After our super tour around the island, outside of the prescripted brand schedule, we met back at the hotel for our final activities of the day. First off was a trip to the Mount Gay visitor's center for a Black Barrel cocktail competition. We were paired up in groups of two (DOG and I together, of course) and had fifteen minutes to create a drink. David suggested doing a variation of a Trinidad Sour, but we didn't have orgeat so we muddled up cucumber with simple syrup instead, adding a ton of Angostura and some lime juice in as well. The drink destroyed everyone else's. We still lost. That's the problem with being from the West Coast. We're light years ahead of what people think they want when it comes to cocktail culture, but what can you do? Make a syrupy Daiquiri? I don't think so. And we wonder why people think we're smug? (Our drink was awesome, though).

Rather than take another cab to our final dinner of the trip, Mount Gay organized a sailboat to ferry us down the coast and dock at the beachfront destination. The boat was by far my favorite part of the trip because a few of us went up to the front, laid out on the helm, and just relaxed. No talking, no more booze jabber, or anything else. Just us and the sea.

Perhaps the most eye-opening part of this trip has been the contact with other national retailers who are also here selecting casks. Everyone has been incredibly nice and we've had a fantastic time together, but it's clear we don't see things the same way. Most of the other guys here are store owners, rather than employees. Actually, all of them are. Because David and I are separated from the finances and the paperwork, we don't worry about sales margins or maximizing profit as much as other stores do. We didn't get into this business to make money. We got into this business for fun because we wanted to follow our passion. However, we're here with guys who specialize in 1.75 liters of vodka and run case deals for Budweiser. It's not to say that they're not passionate, it's just that they're up for whatever pays the bills. There's nothing wrong with that, but it's just not the way we think about things. David and I talked about the whole Maker's Mark incident and we were the only ones who even knew what happened. When we explained it they thought we were lying and got mad – at us!!! How dare we criticize the brand was the mindset.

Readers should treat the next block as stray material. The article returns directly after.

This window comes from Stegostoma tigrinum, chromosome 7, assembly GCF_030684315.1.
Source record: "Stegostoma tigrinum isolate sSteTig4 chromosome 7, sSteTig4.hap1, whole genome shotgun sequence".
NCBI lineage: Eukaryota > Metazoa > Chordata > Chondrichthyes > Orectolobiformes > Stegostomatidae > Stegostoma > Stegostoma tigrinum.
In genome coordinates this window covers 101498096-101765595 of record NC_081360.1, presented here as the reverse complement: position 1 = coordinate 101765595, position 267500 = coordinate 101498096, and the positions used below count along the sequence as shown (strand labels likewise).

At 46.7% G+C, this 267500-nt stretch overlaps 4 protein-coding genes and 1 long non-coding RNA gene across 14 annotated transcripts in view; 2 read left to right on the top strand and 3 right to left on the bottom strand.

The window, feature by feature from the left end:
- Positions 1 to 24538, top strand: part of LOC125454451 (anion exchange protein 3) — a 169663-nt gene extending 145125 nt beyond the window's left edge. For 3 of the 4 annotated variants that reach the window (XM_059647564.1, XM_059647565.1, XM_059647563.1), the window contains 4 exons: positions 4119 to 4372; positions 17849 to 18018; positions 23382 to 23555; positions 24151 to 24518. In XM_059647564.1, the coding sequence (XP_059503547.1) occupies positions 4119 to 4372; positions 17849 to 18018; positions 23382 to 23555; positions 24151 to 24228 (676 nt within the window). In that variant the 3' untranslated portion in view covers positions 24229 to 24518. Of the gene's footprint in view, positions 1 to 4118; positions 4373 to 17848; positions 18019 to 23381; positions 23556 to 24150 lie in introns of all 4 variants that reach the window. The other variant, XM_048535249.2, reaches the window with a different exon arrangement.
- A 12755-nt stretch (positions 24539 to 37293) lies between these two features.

Sitting on that boat, however, as the sun went down just erased all of the tension and all of the booze politics. In all honesty, I don't give a shit if Mount Gay distills all their rum or not (we only have our intolerable scrutiny that leads us to believe otherwise, no actual evidence). I've yet to actually see the distillery, so I can't say anything for sure. What I do know is that I've tasted a lot of rum while on Barbados and a lot of it is delicious. Remy has chosen to host us here on Barbados for that reason. Mount Gay rum, like many brands that aren't single malt, isn't about a distillery really. It's about an island and a history of bottling great rum that pre-dates any other company. Mount Gay's tagline is actually "there's a time and a place." The time is right now and the place is Barbados – an island that loves its national spirit and celebrates it at every opportunity. I've been drinking a shit ton of Mount Gay rum since I've been here and it's all been outstanding. In tonic, in ginger beer, on the rocks, in a shot, in a beer, with a beer, after a beer, before a beer, whatever. One of the best rums in the world is being produced on this island – Barbados. It's got a Mount Gay label on it.

I've been a bit quieter this evening while the other guys continue on with the drinking and the brand loyalty. I'm not unloyal to Mount Gay, I'm just not going to be loyal to anyone because they're taking me around an island and providing me with a good time. I'm happy to be here because I really love Mount Gay rum and I'm excited to be bringing back two barrels for K&L customers. I wish there could have been more transparency, but that's what you're dealing with at the corporate level. It's all an image. David and I are by far the two least popular people at this point on the trip because we're not simply playing along. I don't think their ambassador Chester Browne likes me at all, but what I can I do?